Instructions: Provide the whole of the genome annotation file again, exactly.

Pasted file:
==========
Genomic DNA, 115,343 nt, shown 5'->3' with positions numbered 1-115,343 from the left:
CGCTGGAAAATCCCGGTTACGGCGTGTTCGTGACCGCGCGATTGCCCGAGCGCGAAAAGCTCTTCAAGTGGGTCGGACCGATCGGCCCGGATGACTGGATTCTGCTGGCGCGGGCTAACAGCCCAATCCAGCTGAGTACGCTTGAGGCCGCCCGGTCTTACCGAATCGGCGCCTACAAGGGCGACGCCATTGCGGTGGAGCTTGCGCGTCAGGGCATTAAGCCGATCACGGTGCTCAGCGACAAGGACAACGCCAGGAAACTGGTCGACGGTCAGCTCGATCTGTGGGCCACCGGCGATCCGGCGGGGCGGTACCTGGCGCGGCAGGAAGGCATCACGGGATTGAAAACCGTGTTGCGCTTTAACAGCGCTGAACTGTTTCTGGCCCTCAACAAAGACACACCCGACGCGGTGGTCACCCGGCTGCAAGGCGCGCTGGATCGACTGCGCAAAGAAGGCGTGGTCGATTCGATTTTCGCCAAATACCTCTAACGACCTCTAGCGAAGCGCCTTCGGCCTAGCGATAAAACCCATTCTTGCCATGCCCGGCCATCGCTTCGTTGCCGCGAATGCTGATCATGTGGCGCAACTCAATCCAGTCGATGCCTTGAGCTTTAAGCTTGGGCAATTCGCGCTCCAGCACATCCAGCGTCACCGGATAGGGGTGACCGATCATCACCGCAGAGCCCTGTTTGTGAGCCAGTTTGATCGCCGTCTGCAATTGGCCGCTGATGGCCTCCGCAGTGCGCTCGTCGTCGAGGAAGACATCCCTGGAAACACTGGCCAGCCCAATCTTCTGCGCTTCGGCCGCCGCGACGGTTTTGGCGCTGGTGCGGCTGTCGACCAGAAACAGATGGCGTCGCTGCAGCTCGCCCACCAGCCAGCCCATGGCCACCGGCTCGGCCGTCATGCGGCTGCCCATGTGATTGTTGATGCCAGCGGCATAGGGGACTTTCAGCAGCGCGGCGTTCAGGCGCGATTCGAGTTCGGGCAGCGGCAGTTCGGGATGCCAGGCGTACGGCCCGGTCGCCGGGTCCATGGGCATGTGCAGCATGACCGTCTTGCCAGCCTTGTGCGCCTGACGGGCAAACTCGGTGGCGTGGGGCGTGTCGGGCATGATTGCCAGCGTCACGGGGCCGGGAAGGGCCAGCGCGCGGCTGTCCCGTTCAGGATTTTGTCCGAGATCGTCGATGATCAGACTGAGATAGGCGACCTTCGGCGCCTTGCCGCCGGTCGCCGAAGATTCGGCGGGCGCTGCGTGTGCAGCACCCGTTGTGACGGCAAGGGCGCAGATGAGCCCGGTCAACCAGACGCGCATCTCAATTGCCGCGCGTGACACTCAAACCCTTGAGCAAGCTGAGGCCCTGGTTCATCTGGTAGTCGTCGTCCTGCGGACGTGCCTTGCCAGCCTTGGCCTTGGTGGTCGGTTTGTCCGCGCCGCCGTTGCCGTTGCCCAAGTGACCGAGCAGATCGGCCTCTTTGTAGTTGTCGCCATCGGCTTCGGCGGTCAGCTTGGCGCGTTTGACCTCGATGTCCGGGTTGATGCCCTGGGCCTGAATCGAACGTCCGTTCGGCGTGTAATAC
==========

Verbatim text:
Genomic DNA, 115,343 nt, shown 5'->3' with positions numbered 1-115,343 from the left:
CGCTGGAAAATCCCGGTTACGGCGTGTTCGTGACCGCGCGATTGCCCGAGCGCGAAAAGCTCTTCAAGTGGGTCGGACCGATCGGCCCGGATGACTGGATTCTGCTGGCGCGGGCTAACAGCCCAATCCAGCTGAGTACGCTTGAGGCCGCCCGGTCTTACCGAATCGGCGCCTACAAGGGCGACGCCATTGCGGTGGAGCTTGCGCGTCAGGGCATTAAGCCGATCACGGTGCTCAGCGACAAGGACAACGCCAGGAAACTGGTCGACGGTCAGCTCGATCTGTGGGCCACCGGCGATCCGGCGGGGCGGTACCTGGCGCGGCAGGAAGGCATCACGGGATTGAAAACCGTGTTGCGCTTTAACAGCGCTGAACTGTTTCTGGCCCTCAACAAAGACACACCCGACGCGGTGGTCACCCGGCTGCAAGGCGCGCTGGATCGACTGCGCAAAGAAGGCGTGGTCGATTCGATTTTCGCCAAATACCTCTAACGACCTCTAGCGAAGCGCCTTCGGCCTAGCGATAAAACCCATTCTTGCCATGCCCGGCCATCGCTTCGTTGCCGCGAATGCTGATCATGTGGCGCAACTCAATCCAGTCGATGCCTTGAGCTTTAAGCTTGGGCAATTCGCGCTCCAGCACATCCAGCGTCACCGGATAGGGGTGACCGATCATCACCGCAGAGCCCTGTTTGTGAGCCAGTTTGATCGCCGTCTGCAATTGGCCGCTGATGGCCTCCGCAGTGCGCTCGTCGTCGAGGAAGACATCCCTGGAAACACTGGCCAGCCCAATCTTCTGCGCTTCGGCCGCCGCGACGGTTTTGGCGCTGGTGCGGCTGTCGACCAGAAACAGATGGCGTCGCTGCAGCTCGCCCACCAGCCAGCCCATGGCCACCGGCTCGGCCGTCATGCGGCTGCCCATGTGATTGTTGATGCCAGCGGCATAGGGGACTTTCAGCAGCGCGGCGTTCAGGCGCGATTCGAGTTCGGGCAGCGGCAGTTCGGGATGCCAGGCGTACGGCCCGGTCGCCGGGTCCATGGGCATGTGCAGCATGACCGTCTTGCCAGCCTTGTGCGCCTGACGGGCAAACTCGGTGGCGTGGGGCGTGTCGGGCATGATTGCCAGCGTCACGGGGCCGGGAAGGGCCAGCGCGCGGCTGTCCCGTTCAGGATTTTGTCCGAGATCGTCGATGATCAGACTGAGATAGGCGACCTTCGGCGCCTTGCCGCCGGTCGCCGAAGATTCGGCGGGCGCTGCGTGTGCAGCACCCGTTGTGACGGCAAGGGCGCAGATGAGCCCGGTCAACCAGACGCGCATCTCAATTGCCGCGCGTGACACTCAAACCCTTGAGCAAGCTGAGGCCCTGGTTCATCTGGTAGTCGTCGTCCTGCGGACGTGCCTTGCCAGCCTTGGCCTTGGTGGTCGGTTTGTCCGCGCCGCCGTTGCCGTTGCCCAAGTGACCGAGCAGATCGGCCTCTTTGTAGTTGTCGCCATCGGCTTCGGCGGTCAGCTTGGCGCGTTTGACCTCGATGTCCGGGTTGATGCCCTGGGCCTGAATCGAACGTCCGTTCGGCGTGTAATAC